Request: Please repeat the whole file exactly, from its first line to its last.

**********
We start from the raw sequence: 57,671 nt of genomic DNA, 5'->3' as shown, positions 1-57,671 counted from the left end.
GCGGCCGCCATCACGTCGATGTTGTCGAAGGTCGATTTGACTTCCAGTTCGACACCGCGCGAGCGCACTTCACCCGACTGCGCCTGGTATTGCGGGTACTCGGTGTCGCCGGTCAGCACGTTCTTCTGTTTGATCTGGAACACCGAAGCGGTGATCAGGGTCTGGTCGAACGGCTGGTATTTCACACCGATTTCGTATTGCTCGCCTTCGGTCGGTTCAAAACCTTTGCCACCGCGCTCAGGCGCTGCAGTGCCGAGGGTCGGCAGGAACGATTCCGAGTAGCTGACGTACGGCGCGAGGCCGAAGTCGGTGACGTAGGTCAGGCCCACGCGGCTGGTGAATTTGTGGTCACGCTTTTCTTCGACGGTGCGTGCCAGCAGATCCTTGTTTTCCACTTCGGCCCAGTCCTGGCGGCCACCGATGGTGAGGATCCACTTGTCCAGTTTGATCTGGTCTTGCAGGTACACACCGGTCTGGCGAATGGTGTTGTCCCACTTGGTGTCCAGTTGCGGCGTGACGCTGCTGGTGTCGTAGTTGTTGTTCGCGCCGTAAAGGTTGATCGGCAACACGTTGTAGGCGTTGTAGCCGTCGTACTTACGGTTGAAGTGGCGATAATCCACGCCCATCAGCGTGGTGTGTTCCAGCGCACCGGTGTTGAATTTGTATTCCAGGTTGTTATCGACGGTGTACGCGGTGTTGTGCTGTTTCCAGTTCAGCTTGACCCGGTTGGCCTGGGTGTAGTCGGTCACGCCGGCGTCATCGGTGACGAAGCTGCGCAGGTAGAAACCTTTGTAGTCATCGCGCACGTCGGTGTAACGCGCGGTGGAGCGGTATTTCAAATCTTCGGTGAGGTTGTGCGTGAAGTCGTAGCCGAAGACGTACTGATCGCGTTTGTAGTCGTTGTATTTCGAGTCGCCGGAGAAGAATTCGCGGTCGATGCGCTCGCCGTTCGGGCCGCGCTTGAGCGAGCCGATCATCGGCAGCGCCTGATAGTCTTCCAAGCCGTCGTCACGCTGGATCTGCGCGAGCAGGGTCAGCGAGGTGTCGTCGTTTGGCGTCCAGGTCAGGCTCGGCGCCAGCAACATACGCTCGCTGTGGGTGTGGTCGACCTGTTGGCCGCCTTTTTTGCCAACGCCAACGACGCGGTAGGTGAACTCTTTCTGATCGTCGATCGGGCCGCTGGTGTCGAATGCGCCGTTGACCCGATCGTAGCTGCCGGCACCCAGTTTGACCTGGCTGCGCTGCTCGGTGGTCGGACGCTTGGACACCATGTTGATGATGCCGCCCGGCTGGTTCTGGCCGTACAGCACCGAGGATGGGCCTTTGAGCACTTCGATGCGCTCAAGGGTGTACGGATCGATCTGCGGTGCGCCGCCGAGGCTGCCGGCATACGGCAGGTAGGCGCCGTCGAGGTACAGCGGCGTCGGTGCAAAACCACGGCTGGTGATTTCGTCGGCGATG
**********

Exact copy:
We start from the raw sequence: 57,671 nt of genomic DNA, 5'->3' as shown, positions 1-57,671 counted from the left end.
GCGGCCGCCATCACGTCGATGTTGTCGAAGGTCGATTTGACTTCCAGTTCGACACCGCGCGAGCGCACTTCACCCGACTGCGCCTGGTATTGCGGGTACTCGGTGTCGCCGGTCAGCACGTTCTTCTGTTTGATCTGGAACACCGAAGCGGTGATCAGGGTCTGGTCGAACGGCTGGTATTTCACACCGATTTCGTATTGCTCGCCTTCGGTCGGTTCAAAACCTTTGCCACCGCGCTCAGGCGCTGCAGTGCCGAGGGTCGGCAGGAACGATTCCGAGTAGCTGACGTACGGCGCGAGGCCGAAGTCGGTGACGTAGGTCAGGCCCACGCGGCTGGTGAATTTGTGGTCACGCTTTTCTTCGACGGTGCGTGCCAGCAGATCCTTGTTTTCCACTTCGGCCCAGTCCTGGCGGCCACCGATGGTGAGGATCCACTTGTCCAGTTTGATCTGGTCTTGCAGGTACACACCGGTCTGGCGAATGGTGTTGTCCCACTTGGTGTCCAGTTGCGGCGTGACGCTGCTGGTGTCGTAGTTGTTGTTCGCGCCGTAAAGGTTGATCGGCAACACGTTGTAGGCGTTGTAGCCGTCGTACTTACGGTTGAAGTGGCGATAATCCACGCCCATCAGCGTGGTGTGTTCCAGCGCACCGGTGTTGAATTTGTATTCCAGGTTGTTATCGACGGTGTACGCGGTGTTGTGCTGTTTCCAGTTCAGCTTGACCCGGTTGGCCTGGGTGTAGTCGGTCACGCCGGCGTCATCGGTGACGAAGCTGCGCAGGTAGAAACCTTTGTAGTCATCGCGCACGTCGGTGTAACGCGCGGTGGAGCGGTATTTCAAATCTTCGGTGAGGTTGTGCGTGAAGTCGTAGCCGAAGACGTACTGATCGCGTTTGTAGTCGTTGTATTTCGAGTCGCCGGAGAAGAATTCGCGGTCGATGCGCTCGCCGTTCGGGCCGCGCTTGAGCGAGCCGATCATCGGCAGCGCCTGATAGTCTTCCAAGCCGTCGTCACGCTGGATCTGCGCGAGCAGGGTCAGCGAGGTGTCGTCGTTTGGCGTCCAGGTCAGGCTCGGCGCCAGCAACATACGCTCGCTGTGGGTGTGGTCGACCTGTTGGCCGCCTTTTTTGCCAACGCCAACGACGCGGTAGGTGAACTCTTTCTGATCGTCGATCGGGCCGCTGGTGTCGAATGCGCCGTTGACCCGATCGTAGCTGCCGGCACCCAGTTTGACCTGGCTGCGCTGCTCGGTGGTCGGACGCTTGGACACCATGTTGATGATGCCGCCCGGCTGGTTCTGGCCGTACAGCACCGAGGATGGGCCTTTGAGCACTTCGATGCGCTCAAGGGTGTACGGATCGATCTGCGGTGCGCCGCCGAGGCTGCCGGCATACGGCAGGTAGGCGCCGTCGAGGTACAGCGGCGTCGGTGCAAAACCACGGCTGGTGATTTCGTCGGCGATG